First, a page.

Scottish independence: Scots of Corby take matters into their own hands in mock referendum - and deliver overwhelming verdict

A vote during the Northamptonshire town's annual Highland Games came out against independence

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Indy Politics

Their ballots will count for nothing when the real polls close on 18 September, but hundreds of people flocked to offer their votes on Scottish independence on Sunday in the Northamptonshire town of Corby, some 260 miles south of the border.

Amid the skirl of the pipes, and at a suitable distance from the Scottish dancing competition, more than 500 people cast their votes at Corby’s annual Highland Gathering. By a majority of 414 to 162, they voted against independence.

Alex Salmond will be pleased to hear that organisers confirmed the “mock referendum” was “just a bit of fun” and nothing to do with the real Scottish independence vote, for which expats living in England – or anywhere else in the world – are ineligible to vote.

If the rules were different, the citizens of Corby would be better qualified than most. The town has long been known as “Little Scotland”, after unemployed Scots flocked there in the 1930s and again in the 1960s, looking for jobs in the steelworks.


Corby’s Highland Gathering has been running since 1968, and according to the 2011 census, 12.7 per cent of the town’s population of 61,255 are Scottish born.

Those who turned out yesterday made sure to cast their votes in secret to guarantee the sanctity of the ballot box, and appointed Steve Noble, the Highland Gathering’s chieftain (and chairman of Corby Town Football Club), to act as official returning officer.

Mark Pengelly, the borough councillor who organised this year’s gathering and came up with the idea of the mock referendum, claimed it was not as bizarre as it might initially sound. Mr Pengelly, 52, said: “I am English, but a lot of my friends are Scottish and they were saying that they wouldn’t have any say in the referendum in Scotland. So I thought it would be a bit of fun to hold our own version here.”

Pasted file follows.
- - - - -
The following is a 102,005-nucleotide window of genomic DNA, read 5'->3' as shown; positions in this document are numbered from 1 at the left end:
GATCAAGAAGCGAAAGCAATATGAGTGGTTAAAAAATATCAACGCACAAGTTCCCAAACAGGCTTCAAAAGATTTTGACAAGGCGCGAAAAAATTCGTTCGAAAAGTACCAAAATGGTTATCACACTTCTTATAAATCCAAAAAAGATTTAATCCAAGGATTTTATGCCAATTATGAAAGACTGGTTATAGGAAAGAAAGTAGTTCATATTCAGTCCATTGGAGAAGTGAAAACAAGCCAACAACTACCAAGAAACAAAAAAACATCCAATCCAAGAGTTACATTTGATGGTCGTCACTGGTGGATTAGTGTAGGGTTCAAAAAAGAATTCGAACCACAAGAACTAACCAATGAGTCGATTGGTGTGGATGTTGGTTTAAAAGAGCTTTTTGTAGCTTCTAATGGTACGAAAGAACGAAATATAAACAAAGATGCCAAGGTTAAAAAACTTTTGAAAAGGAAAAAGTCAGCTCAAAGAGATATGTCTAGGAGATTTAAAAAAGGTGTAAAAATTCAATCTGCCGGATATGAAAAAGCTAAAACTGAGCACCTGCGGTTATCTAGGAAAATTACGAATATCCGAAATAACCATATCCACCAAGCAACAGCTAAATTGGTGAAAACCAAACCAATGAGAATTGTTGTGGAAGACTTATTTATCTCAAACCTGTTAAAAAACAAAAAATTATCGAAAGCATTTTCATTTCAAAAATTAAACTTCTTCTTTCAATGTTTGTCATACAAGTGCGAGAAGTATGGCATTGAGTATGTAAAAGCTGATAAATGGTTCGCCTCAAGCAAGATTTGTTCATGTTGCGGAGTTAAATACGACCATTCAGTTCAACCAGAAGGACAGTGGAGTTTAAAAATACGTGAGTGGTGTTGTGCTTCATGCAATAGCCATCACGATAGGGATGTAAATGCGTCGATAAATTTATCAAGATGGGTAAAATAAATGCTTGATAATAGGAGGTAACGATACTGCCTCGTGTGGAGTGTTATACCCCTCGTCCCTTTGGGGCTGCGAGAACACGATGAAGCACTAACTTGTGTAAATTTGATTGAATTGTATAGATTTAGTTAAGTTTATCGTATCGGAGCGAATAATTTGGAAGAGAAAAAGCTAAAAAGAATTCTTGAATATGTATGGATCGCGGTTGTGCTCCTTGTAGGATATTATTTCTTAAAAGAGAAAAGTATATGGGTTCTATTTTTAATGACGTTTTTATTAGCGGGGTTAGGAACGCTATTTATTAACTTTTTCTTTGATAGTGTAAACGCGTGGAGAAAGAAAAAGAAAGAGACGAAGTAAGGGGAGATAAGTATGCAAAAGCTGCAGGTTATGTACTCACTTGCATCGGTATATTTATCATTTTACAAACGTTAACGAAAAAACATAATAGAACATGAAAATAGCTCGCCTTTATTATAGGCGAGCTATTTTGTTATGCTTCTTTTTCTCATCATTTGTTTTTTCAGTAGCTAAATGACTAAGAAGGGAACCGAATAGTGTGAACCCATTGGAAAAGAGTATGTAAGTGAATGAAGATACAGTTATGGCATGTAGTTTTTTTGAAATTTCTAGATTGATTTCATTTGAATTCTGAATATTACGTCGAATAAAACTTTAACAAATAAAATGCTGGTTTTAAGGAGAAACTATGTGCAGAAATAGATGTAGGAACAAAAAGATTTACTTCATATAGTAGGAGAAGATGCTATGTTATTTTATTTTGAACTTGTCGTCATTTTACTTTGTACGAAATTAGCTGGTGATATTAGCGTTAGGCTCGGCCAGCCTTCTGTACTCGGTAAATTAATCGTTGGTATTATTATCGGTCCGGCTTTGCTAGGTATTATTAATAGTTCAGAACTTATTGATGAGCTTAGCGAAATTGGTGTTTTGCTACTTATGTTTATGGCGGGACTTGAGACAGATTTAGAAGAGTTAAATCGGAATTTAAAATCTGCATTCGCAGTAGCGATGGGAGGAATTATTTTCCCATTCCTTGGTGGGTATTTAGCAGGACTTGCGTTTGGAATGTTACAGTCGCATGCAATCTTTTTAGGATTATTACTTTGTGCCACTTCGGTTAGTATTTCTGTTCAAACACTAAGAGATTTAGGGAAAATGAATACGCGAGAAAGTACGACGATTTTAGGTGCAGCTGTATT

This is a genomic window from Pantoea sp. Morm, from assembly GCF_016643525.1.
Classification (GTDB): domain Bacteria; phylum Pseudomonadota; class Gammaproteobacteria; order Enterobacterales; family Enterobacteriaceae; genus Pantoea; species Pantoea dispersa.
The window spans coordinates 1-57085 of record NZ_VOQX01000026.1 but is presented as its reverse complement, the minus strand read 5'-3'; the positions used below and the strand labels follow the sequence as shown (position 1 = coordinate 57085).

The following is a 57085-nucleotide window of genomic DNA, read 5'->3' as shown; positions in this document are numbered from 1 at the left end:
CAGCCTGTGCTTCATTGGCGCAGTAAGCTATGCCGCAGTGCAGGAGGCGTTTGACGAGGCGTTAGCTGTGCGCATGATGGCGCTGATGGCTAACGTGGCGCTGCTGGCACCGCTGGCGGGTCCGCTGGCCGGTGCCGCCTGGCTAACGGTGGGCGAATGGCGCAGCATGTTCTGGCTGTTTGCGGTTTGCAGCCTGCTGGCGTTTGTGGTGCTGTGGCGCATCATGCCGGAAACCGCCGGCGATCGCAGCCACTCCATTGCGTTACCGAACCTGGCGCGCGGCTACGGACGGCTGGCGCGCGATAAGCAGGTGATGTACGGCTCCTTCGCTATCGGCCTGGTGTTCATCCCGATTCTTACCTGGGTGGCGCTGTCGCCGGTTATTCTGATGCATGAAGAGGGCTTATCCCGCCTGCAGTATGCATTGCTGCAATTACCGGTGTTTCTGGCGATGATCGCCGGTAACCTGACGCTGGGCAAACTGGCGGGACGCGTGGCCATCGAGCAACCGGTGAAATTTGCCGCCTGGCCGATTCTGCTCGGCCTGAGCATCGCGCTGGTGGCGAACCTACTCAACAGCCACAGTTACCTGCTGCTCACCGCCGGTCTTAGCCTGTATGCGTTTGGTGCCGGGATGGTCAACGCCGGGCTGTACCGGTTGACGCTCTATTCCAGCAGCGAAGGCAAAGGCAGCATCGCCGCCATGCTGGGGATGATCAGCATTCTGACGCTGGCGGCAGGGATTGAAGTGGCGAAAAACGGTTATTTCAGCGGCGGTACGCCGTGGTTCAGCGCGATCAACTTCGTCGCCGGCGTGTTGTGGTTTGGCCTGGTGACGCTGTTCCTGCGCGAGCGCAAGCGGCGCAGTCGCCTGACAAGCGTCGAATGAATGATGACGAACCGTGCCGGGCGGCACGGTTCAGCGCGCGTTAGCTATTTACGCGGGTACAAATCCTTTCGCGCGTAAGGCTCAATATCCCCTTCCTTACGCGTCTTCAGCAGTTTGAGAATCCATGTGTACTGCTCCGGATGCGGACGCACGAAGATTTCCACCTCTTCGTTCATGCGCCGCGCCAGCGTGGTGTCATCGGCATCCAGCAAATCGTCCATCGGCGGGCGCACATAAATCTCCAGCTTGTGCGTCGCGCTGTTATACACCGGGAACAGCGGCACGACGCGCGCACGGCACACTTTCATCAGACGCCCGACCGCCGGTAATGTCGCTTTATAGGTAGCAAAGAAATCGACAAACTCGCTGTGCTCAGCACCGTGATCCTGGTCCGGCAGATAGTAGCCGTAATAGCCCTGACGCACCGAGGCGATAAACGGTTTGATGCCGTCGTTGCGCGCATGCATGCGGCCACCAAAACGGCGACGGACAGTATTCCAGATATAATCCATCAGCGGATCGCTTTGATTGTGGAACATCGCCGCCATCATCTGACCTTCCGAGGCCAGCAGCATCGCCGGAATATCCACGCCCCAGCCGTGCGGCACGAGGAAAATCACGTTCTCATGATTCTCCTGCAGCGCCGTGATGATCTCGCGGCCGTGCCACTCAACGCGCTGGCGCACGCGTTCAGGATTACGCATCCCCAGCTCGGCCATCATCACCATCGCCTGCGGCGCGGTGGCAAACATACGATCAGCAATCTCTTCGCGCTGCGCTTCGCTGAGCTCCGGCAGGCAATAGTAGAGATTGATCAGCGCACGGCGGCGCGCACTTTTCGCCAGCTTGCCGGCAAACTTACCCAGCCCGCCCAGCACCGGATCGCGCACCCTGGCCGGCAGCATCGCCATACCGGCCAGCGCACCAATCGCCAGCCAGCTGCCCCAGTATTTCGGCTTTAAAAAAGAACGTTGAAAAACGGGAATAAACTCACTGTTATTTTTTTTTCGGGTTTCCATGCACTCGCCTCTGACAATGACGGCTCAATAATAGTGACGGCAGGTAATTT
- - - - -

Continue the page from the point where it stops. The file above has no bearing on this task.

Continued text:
He added that Corby’s Little Scotland nickname was well deserved.

“People in Corby speak with their own accent, with a definite Scottish twang.  Asda here stocks more Irn-Bru than anywhere else in England.”

Mr Pengelly confirmed, however, that the supermarket no longer has signs in Gaelic, which were widely considered a step too far when they were  introduced – to considerable bemusement – in 2003.

Mr Pengelly said the people of Corby had been spared canvassers and campaign posters.

But making the most of an unusual opportunity, Margaret Curran, Labour’s pro-union shadow Scottish Secretary, was due to visit the Highland Gathering.

She said: “Scots in Corby don’t have a vote, but they do have a view, and it’s right they make it heard.

“Most Scots have friends and family who live in the rest of the UK – it doesn’t feel like a foreign country and they don’t want it to become one. Over the past 300 years we have built bonds of family and friendship that have strengthened the union.”

Straying off-message from his own party’s line, however, Mr Pengelly, a Labour councillor, admitted: “I voted for independence, just because I think that if I were Scottish, I would support independence out of sentimental reasons.  Although I know there are clear economic arguments for Scotland staying in the Union.”

He swiftly added: “But this was just for fun and I didn’t vote as a Labour politician.”